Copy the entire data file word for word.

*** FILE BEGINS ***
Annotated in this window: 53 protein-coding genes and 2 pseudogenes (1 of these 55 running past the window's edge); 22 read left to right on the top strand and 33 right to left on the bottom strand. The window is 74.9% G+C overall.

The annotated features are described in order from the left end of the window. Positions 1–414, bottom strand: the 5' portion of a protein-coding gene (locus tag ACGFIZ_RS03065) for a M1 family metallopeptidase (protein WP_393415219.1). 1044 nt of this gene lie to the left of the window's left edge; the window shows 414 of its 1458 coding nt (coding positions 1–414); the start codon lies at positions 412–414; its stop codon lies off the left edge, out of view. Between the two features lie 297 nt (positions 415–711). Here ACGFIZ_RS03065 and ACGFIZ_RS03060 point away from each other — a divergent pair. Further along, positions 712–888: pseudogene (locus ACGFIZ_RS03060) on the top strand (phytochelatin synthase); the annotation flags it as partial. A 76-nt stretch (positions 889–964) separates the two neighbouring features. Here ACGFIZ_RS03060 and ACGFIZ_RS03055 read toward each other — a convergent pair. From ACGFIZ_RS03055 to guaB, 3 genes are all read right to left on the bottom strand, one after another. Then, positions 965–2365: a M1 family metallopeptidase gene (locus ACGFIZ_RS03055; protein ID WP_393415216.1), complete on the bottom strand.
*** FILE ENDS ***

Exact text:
Annotated in this window: 53 protein-coding genes and 2 pseudogenes (1 of these 55 running past the window's edge); 22 read left to right on the top strand and 33 right to left on the bottom strand. The window is 74.9% G+C overall.

The annotated features are described in order from the left end of the window. Positions 1–414, bottom strand: the 5' portion of a protein-coding gene (locus tag ACGFIZ_RS03065) for a M1 family metallopeptidase (protein WP_393415219.1). 1044 nt of this gene lie to the left of the window's left edge; the window shows 414 of its 1458 coding nt (coding positions 1–414); the start codon lies at positions 412–414; its stop codon lies off the left edge, out of view. Between the two features lie 297 nt (positions 415–711). Here ACGFIZ_RS03065 and ACGFIZ_RS03060 point away from each other — a divergent pair. Further along, positions 712–888: pseudogene (locus ACGFIZ_RS03060) on the top strand (phytochelatin synthase); the annotation flags it as partial. A 76-nt stretch (positions 889–964) separates the two neighbouring features. Here ACGFIZ_RS03060 and ACGFIZ_RS03055 read toward each other — a convergent pair. From ACGFIZ_RS03055 to guaB, 3 genes are all read right to left on the bottom strand, one after another. Then, positions 965–2365: a M1 family metallopeptidase gene (locus ACGFIZ_RS03055; protein ID WP_393415216.1), complete on the bottom strand.